The European Union is planning a ban on travel from southern Africa after a new and highly infectious variant of the coronavirus (COVID-19) virus was confirmed in Botswana and South Africa.
South African Health Minister Dr Joe Phaahla confirmed the emergence of a new COVID-19 variant in the country on November 25, and warned that it was becoming dominant.
The variant was first spotted in Botswana, with more cases appearing in South Africa, as well as a traveller from South Africa testing positive in Hong Kong.
22 cases of the new SARS-CoV-2 virus variant have been identified in South Africa, according to the National Institute for Communicable Diseases (NICD).
"Initially it looked like some cluster outbreaks, but from yesterday, the indication came from our scientists from the Network of Genomic Surveillance that they were observing a new variant," Phaahla said.
Phaahla said the new variant, known as the B.1.1.529, has been driving the surge in COVID-19 cases across the country, especially in Gauteng.
“Members of the public may have noticed COVID-19 cases have been rising [in the past week or so]. The cases started gradually, but over the last four or five days there has been more of an exponential rise, particularly in Gauteng,” he said.
Phaahla said it was ‘too early’ to say if another hard lockdown was in store for South Africa.
He said the cabinet and the National Coronavirus Command Council (NCCC) will meet this weekend, following the discovery of the new variant.
South African genomic scientists have noted the variant has an unusually high number of mutations, with more than 30 in the key spike protein — the structure the virus uses to get into the cells they attack.
Professor Tulio de Oliveira, the director of the Center for Epidemic Response and Innovation, told the media briefing the variant has "many more mutations than we have expected".
He said it was "spreading very fast and we expect to see pressure in the health system in the next few days and weeks".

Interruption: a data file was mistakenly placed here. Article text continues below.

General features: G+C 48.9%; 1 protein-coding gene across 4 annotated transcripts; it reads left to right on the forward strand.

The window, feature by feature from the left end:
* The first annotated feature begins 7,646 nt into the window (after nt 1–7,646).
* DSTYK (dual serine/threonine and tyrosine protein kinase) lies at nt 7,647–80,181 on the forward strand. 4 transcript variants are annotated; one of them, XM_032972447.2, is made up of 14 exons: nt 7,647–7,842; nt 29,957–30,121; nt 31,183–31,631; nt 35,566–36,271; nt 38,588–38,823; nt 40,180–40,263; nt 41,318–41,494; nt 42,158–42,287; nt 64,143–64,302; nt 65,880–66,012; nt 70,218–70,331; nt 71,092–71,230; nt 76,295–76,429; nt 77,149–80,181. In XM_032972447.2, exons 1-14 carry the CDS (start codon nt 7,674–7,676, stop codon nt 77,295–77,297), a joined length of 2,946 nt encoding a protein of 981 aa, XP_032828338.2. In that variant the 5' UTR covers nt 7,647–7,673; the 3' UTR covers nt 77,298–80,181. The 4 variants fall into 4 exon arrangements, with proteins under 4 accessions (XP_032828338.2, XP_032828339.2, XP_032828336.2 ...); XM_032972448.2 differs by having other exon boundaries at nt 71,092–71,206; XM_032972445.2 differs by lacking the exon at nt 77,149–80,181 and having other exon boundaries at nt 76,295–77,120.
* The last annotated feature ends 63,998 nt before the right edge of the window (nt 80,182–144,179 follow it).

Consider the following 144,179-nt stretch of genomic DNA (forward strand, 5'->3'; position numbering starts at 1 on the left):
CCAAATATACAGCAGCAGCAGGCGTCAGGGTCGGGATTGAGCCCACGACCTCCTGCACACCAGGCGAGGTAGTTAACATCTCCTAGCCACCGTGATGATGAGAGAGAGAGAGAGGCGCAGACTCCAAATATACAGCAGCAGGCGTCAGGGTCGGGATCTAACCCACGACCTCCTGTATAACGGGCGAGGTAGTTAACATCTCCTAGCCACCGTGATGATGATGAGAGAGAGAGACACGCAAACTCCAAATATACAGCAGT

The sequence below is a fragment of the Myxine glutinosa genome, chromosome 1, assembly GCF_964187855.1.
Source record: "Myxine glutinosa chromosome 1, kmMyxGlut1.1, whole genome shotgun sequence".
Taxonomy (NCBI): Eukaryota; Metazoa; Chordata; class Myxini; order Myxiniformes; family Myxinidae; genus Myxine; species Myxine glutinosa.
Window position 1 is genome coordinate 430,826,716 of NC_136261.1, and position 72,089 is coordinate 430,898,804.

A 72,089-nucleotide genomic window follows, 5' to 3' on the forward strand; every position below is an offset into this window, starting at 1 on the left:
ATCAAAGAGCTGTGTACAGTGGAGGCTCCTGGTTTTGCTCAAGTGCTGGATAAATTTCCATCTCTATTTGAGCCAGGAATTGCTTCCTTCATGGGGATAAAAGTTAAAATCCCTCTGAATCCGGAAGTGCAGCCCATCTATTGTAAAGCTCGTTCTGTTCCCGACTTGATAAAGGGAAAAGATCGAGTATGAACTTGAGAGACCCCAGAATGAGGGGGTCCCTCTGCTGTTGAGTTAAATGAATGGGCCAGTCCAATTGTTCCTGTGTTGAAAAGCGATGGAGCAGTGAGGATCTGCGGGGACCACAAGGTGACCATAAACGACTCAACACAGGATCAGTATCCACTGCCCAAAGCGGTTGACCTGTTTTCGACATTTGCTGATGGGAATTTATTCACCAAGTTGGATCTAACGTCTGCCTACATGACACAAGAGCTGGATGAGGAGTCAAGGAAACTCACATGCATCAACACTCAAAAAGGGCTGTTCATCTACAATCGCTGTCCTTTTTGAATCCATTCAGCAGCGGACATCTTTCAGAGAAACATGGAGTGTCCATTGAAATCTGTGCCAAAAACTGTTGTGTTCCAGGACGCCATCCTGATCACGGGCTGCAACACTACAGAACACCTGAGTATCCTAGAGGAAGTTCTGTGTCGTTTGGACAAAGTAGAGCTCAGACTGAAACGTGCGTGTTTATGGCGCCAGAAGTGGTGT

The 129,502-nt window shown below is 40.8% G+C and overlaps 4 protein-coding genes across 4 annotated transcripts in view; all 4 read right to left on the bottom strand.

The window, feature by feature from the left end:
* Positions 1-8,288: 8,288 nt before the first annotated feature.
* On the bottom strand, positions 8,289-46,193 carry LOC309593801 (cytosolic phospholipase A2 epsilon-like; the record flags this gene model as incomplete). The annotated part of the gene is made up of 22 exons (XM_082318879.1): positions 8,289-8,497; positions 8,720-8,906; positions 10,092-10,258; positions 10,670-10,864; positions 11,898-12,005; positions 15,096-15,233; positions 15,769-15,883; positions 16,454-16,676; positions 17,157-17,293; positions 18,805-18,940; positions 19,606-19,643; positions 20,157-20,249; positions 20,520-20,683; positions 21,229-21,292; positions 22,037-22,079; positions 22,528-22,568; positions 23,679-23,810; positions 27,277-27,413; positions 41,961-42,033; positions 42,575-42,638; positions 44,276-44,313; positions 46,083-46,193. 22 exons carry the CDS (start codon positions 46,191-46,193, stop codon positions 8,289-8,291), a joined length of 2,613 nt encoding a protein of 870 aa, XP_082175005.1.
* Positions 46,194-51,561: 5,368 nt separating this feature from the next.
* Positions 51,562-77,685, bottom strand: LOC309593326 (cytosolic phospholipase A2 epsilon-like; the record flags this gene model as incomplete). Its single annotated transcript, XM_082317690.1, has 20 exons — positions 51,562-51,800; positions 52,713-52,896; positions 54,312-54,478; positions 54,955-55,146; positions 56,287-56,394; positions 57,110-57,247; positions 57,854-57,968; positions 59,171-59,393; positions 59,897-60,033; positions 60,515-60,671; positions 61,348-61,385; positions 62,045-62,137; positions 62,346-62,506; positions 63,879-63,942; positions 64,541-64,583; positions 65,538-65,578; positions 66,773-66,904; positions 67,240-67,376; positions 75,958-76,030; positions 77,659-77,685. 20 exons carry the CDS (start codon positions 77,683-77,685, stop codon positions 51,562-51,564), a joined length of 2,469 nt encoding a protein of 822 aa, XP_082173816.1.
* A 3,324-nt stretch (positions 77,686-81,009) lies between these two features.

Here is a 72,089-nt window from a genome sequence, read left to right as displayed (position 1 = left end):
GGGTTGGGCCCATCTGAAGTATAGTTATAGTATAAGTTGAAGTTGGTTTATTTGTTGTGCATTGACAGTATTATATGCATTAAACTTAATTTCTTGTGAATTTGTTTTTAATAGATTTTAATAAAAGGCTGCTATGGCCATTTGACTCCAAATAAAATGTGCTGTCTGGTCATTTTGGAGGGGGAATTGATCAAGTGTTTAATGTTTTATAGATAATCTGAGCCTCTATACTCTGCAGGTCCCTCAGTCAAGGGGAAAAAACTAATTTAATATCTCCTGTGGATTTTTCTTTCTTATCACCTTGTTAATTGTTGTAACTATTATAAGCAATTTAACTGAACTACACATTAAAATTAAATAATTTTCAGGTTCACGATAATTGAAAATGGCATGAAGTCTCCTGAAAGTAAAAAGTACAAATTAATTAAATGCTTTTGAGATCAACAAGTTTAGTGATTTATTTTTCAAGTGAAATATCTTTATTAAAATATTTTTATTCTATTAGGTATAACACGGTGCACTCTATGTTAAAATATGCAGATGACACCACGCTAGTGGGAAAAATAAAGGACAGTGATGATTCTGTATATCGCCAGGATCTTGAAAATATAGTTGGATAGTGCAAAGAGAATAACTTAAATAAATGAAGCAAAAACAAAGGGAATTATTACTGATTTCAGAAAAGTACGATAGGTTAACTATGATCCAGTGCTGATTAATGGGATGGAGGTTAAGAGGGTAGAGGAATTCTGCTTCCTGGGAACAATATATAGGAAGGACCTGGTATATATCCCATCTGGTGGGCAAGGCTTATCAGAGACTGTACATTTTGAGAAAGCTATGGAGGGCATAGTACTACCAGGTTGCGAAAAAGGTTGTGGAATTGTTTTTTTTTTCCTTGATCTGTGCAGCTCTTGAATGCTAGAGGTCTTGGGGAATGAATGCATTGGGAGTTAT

South Africa is already back on the UK’s "red list", after concerns over the new COVID-19 variant rocketed.
The UK announced that it had placed six southern African countries back on its red list of travel restrictions after a heavily mutated coronavirus variant emerged in Botswana and South Africa.
Travellers returning from South Africa, Botswana, Namibia, Zimbabwe, Lesotho and Eswatini will now be forced to quarantine for 10 days at a government facility from midday on Friday, November 26, the UK government said in a statement.
Direct flights from the six countries will be banned from midday on Friday until hotel quarantine is up and running from 4am on Sunday.
The EU is considering a similar ban. European Commission President Ursula von der Leyen said in a statement carried by newswires that she “proposes, in close coordination with the member states, to activate the emergency brake to stop air travel from the southern African region.”
Europe is already in the midst of a severe new wave of the pandemic and has experienced a surge in new cases in recent days. This prompted several governments to introduce new restrictions, including those targeted specifically at people who have not been vaccinated, sparking protests.
Central Europe is currently one of the regions worst affected by the pandemic, as its underfunded health systems struggle to cope with the impact of the fourth wave of the coronavirus on the large numbers of their citizens who are still unvaccinated.
On November 22, Slovakia and Czechia imposed a de facto lockdowns for the unvaccinated. Meanwhile, the radical right-wing governments of Poland and Hungary are so far resisting further controls, which are opposed by many of their voters, as well as by a vocal libertarian lobby.
Most of Southeast Europe — which has even lower vaccination rates than Central Europe — saw cases spike earlier in the autumn as the delta variant spread rapidly across the region. However, cases are still surging in some countries including Croatia and Slovenia, which have tightened restrictions for the unvaccinated.